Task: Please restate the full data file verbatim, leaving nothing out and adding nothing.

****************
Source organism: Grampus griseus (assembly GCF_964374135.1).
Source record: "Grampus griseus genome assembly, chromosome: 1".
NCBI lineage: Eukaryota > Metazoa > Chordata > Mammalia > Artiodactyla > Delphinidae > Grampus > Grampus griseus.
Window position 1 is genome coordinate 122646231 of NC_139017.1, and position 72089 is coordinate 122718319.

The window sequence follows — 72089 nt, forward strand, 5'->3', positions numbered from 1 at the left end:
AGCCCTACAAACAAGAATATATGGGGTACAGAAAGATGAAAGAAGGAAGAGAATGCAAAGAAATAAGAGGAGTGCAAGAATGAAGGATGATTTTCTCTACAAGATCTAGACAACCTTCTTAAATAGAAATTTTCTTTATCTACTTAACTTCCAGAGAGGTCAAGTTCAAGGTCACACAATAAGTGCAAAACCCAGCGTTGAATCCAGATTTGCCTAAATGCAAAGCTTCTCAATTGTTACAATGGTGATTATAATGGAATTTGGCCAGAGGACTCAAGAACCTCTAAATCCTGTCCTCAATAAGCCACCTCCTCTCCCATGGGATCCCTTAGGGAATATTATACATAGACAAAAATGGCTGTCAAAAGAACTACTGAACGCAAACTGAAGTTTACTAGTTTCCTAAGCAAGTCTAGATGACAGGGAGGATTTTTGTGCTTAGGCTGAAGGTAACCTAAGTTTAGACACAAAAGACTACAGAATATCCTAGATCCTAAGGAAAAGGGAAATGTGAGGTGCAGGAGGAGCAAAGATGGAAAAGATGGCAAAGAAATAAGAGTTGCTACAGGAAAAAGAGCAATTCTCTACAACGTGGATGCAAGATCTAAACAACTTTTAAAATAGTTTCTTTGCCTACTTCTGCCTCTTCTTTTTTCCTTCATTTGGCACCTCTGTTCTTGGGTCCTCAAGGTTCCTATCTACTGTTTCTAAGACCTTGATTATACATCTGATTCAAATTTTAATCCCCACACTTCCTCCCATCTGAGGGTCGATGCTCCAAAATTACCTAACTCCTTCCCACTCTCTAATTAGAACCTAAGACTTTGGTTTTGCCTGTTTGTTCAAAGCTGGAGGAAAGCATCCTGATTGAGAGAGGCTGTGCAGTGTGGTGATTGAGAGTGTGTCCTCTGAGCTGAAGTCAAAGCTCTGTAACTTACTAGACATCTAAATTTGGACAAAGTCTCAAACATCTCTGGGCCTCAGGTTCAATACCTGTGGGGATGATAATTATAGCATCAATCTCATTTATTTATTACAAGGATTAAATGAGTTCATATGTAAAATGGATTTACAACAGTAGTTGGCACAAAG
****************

Source organism: Grampus griseus (assembly GCF_964374135.1).
Source record: "Grampus griseus genome assembly, chromosome: 1".
NCBI lineage: Eukaryota > Metazoa > Chordata > Mammalia > Artiodactyla > Delphinidae > Grampus > Grampus griseus.
Window position 1 is genome coordinate 122646231 of NC_139017.1, and position 72089 is coordinate 122718319.

The window sequence follows — 72089 nt, forward strand, 5'->3', positions numbered from 1 at the left end:
AGCCCTACAAACAAGAATATATGGGGTACAGAAAGATGAAAGAAGGAAGAGAATGCAAAGAAATAAGAGGAGTGCAAGAATGAAGGATGATTTTCTCTACAAGATCTAGACAACCTTCTTAAATAGAAATTTTCTTTATCTACTTAACTTCCAGAGAGGTCAAGTTCAAGGTCACACAATAAGTGCAAAACCCAGCGTTGAATCCAGATTTGCCTAAATGCAAAGCTTCTCAATTGTTACAATGGTGATTATAATGGAATTTGGCCAGAGGACTCAAGAACCTCTAAATCCTGTCCTCAATAAGCCACCTCCTCTCCCATGGGATCCCTTAGGGAATATTATACATAGACAAAAATGGCTGTCAAAAGAACTACTGAACGCAAACTGAAGTTTACTAGTTTCCTAAGCAAGTCTAGATGACAGGGAGGATTTTTGTGCTTAGGCTGAAGGTAACCTAAGTTTAGACACAAAAGACTACAGAATATCCTAGATCCTAAGGAAAAGGGAAATGTGAGGTGCAGGAGGAGCAAAGATGGAAAAGATGGCAAAGAAATAAGAGTTGCTACAGGAAAAAGAGCAATTCTCTACAACGTGGATGCAAGATCTAAACAACTTTTAAAATAGTTTCTTTGCCTACTTCTGCCTCTTCTTTTTTCCTTCATTTGGCACCTCTGTTCTTGGGTCCTCAAGGTTCCTATCTACTGTTTCTAAGACCTTGATTATACATCTGATTCAAATTTTAATCCCCACACTTCCTCCCATCTGAGGGTCGATGCTCCAAAATTACCTAACTCCTTCCCACTCTCTAATTAGAACCTAAGACTTTGGTTTTGCCTGTTTGTTCAAAGCTGGAGGAAAGCATCCTGATTGAGAGAGGCTGTGCAGTGTGGTGATTGAGAGTGTGTCCTCTGAGCTGAAGTCAAAGCTCTGTAACTTACTAGACATCTAAATTTGGACAAAGTCTCAAACATCTCTGGGCCTCAGGTTCAATACCTGTGGGGATGATAATTATAGCATCAATCTCATTTATTTATTACAAGGATTAAATGAGTTCATATGTAAAATGGATTTACAACAGTAGTTGGCACAAAG